I completely adjusted myself to the new environment and people generally accepted me as their religious leader. I was very contented and never for a moment regretted my decision to settle there. All the people, young and old alike, were happy and respected me. The feelings of any estrangement all faded away and I became as if I was one of them for ages.

One day, Sheikh Ahmad came to me and after enquiring about my welfare, said, "Dear Abu Bakr, your services to or townsmen are praiseworthy and beyond our expectations. I am glad that you had accepted our offer of staying with us. Now have come to you to ask one more favor."

I said, "Sir, I am at your service. Please tell me and I will comply with your order."

He said, "Dear son, a man is not perfect without his partner of life. I want you to marry and take full advantage of life. Marriage is also a sacred Sunna of our Holy Prophet. The sweet marital responsibilities are a real blessing which have been conferred onto man."

I replied, "Sir, you have always advised me in my best interest. I take you as a father to me and in this matter also, I will follow you counsel."

The Sheikh said, "Your predecessor, the late Imam of this Masjid was a very close friend of mine. He had a daughter, and when he was sure of his end, he entrusted her to my protection and care. Since then she has been under my guardianship. She is a lovely and adorable girl of good manners. Allah has endowed her with physical and mental beauty. She is virtuous and is a suitable match for you. I wish to give her in marriage to you and I feel sure that it will be a marriage of true minds."

I had no objection to the proposal whatsoever. A few days later, the bonds of marriage united us. After the festive ceremonies were over, Sheikh Ahmad escorted her to my house that was in fact her old abode where she had lived with her late father. I looked at her and my gaze was concentrated steadily on her. I forgot to even say welcome to her. I was not only looking at her beautiful and charming face, and at her downcast eyes; but my glance was riveted upon her pretty neck, which was ornamented by precious pearls. I at once recognized that necklace. It was the same necklace that I once found on a deserted road of Makkah. I looked at her in silent and open-mouthed wonder.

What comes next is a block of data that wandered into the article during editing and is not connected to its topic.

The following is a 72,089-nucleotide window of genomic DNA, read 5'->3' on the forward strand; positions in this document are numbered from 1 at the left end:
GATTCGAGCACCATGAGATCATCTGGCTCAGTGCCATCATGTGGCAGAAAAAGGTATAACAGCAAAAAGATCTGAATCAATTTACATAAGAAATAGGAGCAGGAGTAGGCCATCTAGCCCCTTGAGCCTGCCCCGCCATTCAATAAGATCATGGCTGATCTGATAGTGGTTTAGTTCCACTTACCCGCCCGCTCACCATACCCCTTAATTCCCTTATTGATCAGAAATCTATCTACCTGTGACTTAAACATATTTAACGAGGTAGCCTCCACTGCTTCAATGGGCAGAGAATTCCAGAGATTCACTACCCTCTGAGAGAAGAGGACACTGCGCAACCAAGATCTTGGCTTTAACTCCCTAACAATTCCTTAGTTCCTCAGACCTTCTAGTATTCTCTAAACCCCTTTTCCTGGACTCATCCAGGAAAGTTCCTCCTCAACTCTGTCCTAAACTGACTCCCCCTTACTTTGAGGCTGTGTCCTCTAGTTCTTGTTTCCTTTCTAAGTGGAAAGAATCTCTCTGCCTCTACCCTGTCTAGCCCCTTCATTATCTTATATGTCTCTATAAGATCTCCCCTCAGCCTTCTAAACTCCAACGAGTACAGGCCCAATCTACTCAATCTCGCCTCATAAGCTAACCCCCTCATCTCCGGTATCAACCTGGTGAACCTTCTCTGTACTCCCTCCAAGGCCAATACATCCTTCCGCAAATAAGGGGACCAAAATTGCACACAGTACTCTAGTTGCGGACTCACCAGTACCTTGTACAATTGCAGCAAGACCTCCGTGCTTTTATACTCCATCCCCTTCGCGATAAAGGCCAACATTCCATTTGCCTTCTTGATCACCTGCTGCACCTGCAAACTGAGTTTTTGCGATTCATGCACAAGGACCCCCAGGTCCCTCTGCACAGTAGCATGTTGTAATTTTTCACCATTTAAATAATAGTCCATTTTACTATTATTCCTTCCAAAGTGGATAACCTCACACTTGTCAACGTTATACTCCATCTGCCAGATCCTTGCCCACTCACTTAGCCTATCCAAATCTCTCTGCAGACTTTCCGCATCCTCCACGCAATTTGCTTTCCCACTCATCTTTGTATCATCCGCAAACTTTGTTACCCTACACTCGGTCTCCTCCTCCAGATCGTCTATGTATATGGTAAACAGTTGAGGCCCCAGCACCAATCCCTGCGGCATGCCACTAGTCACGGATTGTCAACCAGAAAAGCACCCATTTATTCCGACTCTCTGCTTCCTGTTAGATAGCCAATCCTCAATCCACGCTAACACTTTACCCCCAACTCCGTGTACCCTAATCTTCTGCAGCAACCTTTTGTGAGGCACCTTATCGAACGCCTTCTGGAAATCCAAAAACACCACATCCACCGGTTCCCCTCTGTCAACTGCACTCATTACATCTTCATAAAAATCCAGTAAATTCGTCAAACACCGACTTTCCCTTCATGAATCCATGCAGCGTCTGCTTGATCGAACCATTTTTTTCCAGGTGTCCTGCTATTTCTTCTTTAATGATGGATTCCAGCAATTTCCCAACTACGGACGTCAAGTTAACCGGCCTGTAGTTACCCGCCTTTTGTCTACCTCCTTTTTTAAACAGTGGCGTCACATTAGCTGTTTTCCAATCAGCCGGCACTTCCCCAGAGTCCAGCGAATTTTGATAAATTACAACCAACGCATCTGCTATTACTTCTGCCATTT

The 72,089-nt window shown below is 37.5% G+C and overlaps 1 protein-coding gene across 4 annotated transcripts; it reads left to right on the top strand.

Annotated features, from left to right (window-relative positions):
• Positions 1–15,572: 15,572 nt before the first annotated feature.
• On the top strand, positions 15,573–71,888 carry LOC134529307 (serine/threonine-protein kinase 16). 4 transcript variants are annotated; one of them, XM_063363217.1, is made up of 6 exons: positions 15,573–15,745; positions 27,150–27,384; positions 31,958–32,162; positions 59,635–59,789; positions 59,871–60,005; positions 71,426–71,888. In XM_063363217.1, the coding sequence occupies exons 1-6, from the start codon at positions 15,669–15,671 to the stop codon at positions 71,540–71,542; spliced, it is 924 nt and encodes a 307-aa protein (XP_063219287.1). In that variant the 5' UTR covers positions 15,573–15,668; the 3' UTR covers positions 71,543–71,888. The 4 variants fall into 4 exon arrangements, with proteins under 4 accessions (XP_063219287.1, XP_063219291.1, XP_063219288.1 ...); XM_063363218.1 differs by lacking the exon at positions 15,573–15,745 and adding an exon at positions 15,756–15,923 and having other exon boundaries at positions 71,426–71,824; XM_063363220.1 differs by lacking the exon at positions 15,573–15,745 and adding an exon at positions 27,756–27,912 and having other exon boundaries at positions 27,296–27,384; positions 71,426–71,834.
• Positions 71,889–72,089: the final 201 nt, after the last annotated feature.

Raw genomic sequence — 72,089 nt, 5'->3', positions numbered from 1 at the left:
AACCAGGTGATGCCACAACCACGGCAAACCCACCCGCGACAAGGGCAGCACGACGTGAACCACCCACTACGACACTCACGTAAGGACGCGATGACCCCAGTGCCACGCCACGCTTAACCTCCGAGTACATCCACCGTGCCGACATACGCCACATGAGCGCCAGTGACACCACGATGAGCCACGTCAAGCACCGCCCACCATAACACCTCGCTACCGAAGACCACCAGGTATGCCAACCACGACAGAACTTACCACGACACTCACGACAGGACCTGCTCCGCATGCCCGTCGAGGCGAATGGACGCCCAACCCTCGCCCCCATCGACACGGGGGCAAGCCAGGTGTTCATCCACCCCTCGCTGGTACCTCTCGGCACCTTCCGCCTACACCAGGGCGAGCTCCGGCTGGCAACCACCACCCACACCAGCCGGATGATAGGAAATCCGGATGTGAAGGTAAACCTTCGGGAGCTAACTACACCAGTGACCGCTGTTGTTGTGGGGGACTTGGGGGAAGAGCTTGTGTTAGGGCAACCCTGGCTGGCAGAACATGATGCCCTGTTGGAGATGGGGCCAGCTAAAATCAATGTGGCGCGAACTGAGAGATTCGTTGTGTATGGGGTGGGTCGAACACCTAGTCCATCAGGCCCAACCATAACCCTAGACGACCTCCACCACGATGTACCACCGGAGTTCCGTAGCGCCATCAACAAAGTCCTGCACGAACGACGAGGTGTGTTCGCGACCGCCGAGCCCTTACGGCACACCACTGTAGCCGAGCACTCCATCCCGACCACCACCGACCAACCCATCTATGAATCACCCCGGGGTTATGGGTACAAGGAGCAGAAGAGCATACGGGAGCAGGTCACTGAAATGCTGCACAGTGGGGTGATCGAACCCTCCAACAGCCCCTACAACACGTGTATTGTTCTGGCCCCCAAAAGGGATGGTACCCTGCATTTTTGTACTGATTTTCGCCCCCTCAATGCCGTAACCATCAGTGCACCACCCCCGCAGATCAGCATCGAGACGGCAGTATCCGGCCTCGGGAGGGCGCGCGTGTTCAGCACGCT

Sheikh Ahmad noticed my confused condition and thought that her beauty and the luster of the pearls had enchanted me. He politely said, "Dear Abu Bakr, that necklace and its wearer, both are yours now and you can take all your time to behold them. It may, perhaps, interest you to know that the necklace has a strange story of its own. Five years ago, my friend went to Makkah for pilgrimage and took that necklace with him to get it re-polished. There, he lost it. But due to the goodness of an honest young man, he recovered it intact. That commendable young man refused to sell his honesty and declined the pressing offer of a handsome reward. He left a lasting impression upon my friend who always remembered and talked about him. He once confided to me that he had a mind to go to Makkah again and ask that virtuous young man to accept the hand of his daughter, but time did not allow him to do so. Anyhow, it was destined differently. His daughter was to become your wife instead of his. The decreed decisions of fate are strange and beyond the understanding of man."

An emotional storm erupted within me. The strange happenings of the fateful events which were unfolded by the hidden hands of destiny agitated me and drops of tears rolled down my cheeks; I looked towards Sheikh Ahmad through misty eyes and said, "Dear Sir, you are very right to say that insight into the unknown mysteries of fate is not possible. It would perhaps be a pleasant surprise to know that I am the same person who found the necklace and restored it to your friend. He, in return, offered me an amount of five hundred dinars. Although I was a pauper and was suffering from the agonies of hunger in those days, my conscience did not allow me to accept anything that was not my due. I pinned all my hopes and expectations of Almighty Allah for any reward. And here I am with His gracious and greatest reward of all."